On the other hand, there are disadvantages connected with this reliance on in-house specialists. Since they are usually residents still in training, they have less diagnostic experience than a top-quality on-call attending physician might have. They also have less treatment experience; yet there is a chance one will end up operating on you or providing whatever other treatment you require. But you can offset this disadvantage by insisting that an attending physician be called in if you are not entirely satisfied with the soundness of a resident’s diagnosis or if you require anything other than the most straightforward treatment. 

In general, we have found that the top-scoring emergency departments for complex cases also tend to get top scores for dealing with cases in which you don’t know what is wrong. 

Cases that Are Not Urgent 

Many cases are not even urgent, of course. These cases could await a visit to a clinic or a family doctor during regular hours. They include sore backs, mild sore throats, painful bruises, and chronic complaints. They constitute a large portion of all cases handled at many hospital emergency departments. 

If you feel confident your case is not urgent, avoid an emergency department. Use a family doctor; if you don’t have a family doctor, take this opportunity to try one out. 

The main reason to use a family doctor rather than an emergency department or even an urgent care clinic is that you will get better “continuity of care.” Doctors often say about 80 percent of diagnosis is in the patient’s history, but the emergency department won’t know you and your medical history as well as your doctor does. An emergency department might, for instance, diagnose acute appendicitis when your doctor would tie stomach pains to a previously diagnosed disorder. Also, since emergency departments ordinarily don’t schedule follow-up visits, when you visit your own doctor for follow-up, he or she will not have first-hand knowledge of what symptoms you had at the time of the emergency visit, what treatment was given, or what assumptions were made about aftercare.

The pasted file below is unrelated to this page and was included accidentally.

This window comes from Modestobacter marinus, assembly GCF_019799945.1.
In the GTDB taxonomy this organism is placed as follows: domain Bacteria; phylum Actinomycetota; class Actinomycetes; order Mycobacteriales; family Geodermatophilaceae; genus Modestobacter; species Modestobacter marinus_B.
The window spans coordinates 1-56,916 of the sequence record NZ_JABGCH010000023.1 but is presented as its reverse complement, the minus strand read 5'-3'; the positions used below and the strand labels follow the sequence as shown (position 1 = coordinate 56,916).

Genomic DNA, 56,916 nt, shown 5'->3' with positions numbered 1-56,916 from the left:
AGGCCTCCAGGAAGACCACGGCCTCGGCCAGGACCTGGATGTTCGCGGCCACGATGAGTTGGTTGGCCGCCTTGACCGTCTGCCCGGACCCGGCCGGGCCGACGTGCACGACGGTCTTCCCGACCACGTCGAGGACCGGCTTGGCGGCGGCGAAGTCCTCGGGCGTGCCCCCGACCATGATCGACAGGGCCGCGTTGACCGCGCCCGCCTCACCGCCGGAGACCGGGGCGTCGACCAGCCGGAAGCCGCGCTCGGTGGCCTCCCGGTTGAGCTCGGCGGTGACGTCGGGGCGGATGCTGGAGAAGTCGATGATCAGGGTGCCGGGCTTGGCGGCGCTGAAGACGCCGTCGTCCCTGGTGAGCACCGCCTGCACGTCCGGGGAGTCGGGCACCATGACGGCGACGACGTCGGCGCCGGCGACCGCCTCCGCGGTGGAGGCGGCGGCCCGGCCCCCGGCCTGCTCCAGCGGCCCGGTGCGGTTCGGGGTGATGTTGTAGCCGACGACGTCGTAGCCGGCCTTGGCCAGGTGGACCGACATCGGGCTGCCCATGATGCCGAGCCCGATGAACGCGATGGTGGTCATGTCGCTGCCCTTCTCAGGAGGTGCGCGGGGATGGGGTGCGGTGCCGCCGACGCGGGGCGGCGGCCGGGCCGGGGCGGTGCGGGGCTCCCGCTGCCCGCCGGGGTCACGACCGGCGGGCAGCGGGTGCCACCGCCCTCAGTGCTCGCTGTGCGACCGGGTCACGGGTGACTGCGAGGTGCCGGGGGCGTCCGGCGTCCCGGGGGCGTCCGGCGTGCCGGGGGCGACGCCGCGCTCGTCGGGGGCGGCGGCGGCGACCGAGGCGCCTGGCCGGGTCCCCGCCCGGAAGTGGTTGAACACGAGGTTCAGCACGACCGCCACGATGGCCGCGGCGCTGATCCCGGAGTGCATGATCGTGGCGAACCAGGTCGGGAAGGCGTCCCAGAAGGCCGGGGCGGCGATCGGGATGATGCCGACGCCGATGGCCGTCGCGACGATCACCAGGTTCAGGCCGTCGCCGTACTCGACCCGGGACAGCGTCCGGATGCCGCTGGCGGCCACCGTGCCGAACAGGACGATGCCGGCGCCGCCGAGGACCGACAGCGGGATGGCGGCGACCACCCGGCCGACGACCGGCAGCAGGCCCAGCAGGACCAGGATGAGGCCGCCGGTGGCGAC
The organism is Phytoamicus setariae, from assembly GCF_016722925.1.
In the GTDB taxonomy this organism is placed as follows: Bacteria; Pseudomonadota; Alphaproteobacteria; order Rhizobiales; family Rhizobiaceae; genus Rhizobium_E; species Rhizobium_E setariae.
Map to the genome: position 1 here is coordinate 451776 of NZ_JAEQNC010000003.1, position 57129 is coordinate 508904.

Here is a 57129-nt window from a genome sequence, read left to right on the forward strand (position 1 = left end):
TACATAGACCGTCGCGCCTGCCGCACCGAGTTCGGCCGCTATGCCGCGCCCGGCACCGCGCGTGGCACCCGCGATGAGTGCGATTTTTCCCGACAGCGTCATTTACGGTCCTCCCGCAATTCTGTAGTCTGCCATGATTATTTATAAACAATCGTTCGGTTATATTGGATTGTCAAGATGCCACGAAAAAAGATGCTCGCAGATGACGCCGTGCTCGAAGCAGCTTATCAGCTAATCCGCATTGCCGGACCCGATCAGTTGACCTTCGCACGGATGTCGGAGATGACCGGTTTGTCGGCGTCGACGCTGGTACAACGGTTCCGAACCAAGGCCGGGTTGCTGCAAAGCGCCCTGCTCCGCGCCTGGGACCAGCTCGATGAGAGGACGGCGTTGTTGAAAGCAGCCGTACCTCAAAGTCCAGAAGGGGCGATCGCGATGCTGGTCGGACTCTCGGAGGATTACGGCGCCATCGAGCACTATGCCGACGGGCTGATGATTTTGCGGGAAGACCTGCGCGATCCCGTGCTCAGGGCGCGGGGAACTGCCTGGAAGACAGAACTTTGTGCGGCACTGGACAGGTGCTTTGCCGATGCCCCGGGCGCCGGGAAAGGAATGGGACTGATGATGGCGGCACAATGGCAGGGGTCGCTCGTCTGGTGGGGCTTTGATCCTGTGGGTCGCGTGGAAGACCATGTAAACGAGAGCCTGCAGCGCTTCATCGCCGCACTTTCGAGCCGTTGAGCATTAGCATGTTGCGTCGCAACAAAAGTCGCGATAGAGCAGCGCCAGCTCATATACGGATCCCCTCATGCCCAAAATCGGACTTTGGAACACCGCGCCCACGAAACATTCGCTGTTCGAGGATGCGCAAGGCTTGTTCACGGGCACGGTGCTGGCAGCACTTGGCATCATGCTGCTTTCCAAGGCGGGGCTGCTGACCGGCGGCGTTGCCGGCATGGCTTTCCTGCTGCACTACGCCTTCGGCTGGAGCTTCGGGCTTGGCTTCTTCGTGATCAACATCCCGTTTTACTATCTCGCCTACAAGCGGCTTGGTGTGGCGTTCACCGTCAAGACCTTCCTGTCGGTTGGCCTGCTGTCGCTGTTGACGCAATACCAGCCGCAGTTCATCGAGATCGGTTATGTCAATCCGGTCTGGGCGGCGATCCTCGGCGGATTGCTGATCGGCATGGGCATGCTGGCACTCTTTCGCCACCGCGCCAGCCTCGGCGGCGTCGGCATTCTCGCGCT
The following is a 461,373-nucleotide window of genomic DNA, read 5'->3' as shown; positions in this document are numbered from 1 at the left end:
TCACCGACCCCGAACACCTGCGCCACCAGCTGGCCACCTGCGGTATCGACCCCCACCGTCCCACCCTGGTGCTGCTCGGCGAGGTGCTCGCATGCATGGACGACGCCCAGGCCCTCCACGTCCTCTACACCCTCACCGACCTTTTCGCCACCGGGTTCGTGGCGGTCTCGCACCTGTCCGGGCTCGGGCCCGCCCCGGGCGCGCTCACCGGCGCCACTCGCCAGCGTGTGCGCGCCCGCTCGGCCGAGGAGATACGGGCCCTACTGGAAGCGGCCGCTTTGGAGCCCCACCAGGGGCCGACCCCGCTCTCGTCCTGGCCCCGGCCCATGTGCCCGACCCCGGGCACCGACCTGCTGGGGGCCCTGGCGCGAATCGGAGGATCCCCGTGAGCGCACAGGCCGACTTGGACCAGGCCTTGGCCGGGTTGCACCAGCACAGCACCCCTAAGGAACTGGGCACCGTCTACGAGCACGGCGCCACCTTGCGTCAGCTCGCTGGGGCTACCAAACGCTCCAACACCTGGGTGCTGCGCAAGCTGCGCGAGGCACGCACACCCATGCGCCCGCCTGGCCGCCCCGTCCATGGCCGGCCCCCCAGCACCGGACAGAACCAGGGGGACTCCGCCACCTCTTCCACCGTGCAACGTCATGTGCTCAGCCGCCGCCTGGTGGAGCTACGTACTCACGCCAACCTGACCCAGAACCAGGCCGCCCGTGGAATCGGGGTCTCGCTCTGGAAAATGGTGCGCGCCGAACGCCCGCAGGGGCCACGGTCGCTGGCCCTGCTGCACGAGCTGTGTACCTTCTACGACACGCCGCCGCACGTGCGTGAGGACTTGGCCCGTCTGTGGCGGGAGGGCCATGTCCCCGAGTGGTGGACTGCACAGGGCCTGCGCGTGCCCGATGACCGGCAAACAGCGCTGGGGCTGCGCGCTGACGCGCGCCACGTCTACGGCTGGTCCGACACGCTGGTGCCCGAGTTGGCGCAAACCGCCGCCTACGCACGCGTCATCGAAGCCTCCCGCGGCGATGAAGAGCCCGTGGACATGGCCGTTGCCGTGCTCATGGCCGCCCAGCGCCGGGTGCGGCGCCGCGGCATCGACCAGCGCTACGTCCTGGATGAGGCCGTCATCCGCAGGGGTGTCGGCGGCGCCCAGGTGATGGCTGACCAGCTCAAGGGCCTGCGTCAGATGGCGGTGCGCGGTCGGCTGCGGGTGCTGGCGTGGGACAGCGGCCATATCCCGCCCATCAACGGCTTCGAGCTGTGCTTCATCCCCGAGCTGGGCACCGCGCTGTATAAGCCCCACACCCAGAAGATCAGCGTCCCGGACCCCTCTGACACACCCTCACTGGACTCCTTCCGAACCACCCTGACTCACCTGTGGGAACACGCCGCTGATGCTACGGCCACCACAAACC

Another reason to prefer a family doctor in non-urgent cases is cost. The emergency department must maintain staff even at hours when there are no patients—simply to be prepared. You pay for that staff. Similarly, the emergency service must have sophisticated equipment—for instance, to resuscitate heart attack victims. You help pay for that. It all adds up to much higher fees at emergency departments—sometimes five times higher—than at doctors’ offices. 

Not only is the base price more, but also the emergency department will have additional special charges. It will give lab tests and x-rays simply because it must find out in one visit everything a family doctor knows from past visits or can expect to find out on a future visit. All these tests are important to the diagnosis and are security for the emergency department doctor against malpractice suits. 

And the extra cost doesn’t end at the time of the emergency visit. When you go to your doctor for a follow-up visit after being treated in the emergency department, the doctor will have to remove dressings, duplicate tests, and waste time on the phone getting reports on the emergency department’s studies. This is expensive. 

Of course, this higher cost factor may make no difference to you if your insurance policy pays for a visit to a hospital emergency department—especially if it pays less for a doctor’s office visit. But deductibles and other obstacles cause many people to bear the full cost of either an emergency department or a doctor’s office visit, and you may have a sense of social responsibility to keep medical costs down—even if the charges aren’t paid from your own pocket. 

How to Deal with an Emergency Department 

  • Ask your doctor to call the hospital before you arrive. At least be sure to mention your doctor’s name if the doctor practices at the hospital. 
  • Before treatment begins, explain that you want all records saved for your doctor. 
  • If you don’t have a doctor to call for you, call ahead yourself to inform the staff you are coming and what your problem is; this will help them prepare the equipment and assemble needed staff. If the case is not life threatening, you can ask if the facility is unusually crowded. If it is, you might go somewhere else instead. 
  • If you go to a hospital that our Ratings Tables show has some residency programs, ask whether the physician treating you is a resident. If so, and if you have any doubts about the diagnosis or treatment plan, ask to talk over your case with the attending physician along with the resident. 
  • Show evidence of ability to pay; an insurance card is ideal. But if you have no insurance, don’t worry; you can expect any hospital to treat an emergency first and worry about payment later. 
  • Be polite; it helps relieve the staff’s tension and helps you communicate your medical needs. 
  • If you did not call your doctor before going to the emergency department, be sure your doctor is informed as soon as possible about your emergency department visit. 
  • Check with your health insurance plan as soon as possible to find out about all requirements for plan notifications and for pre-approvals.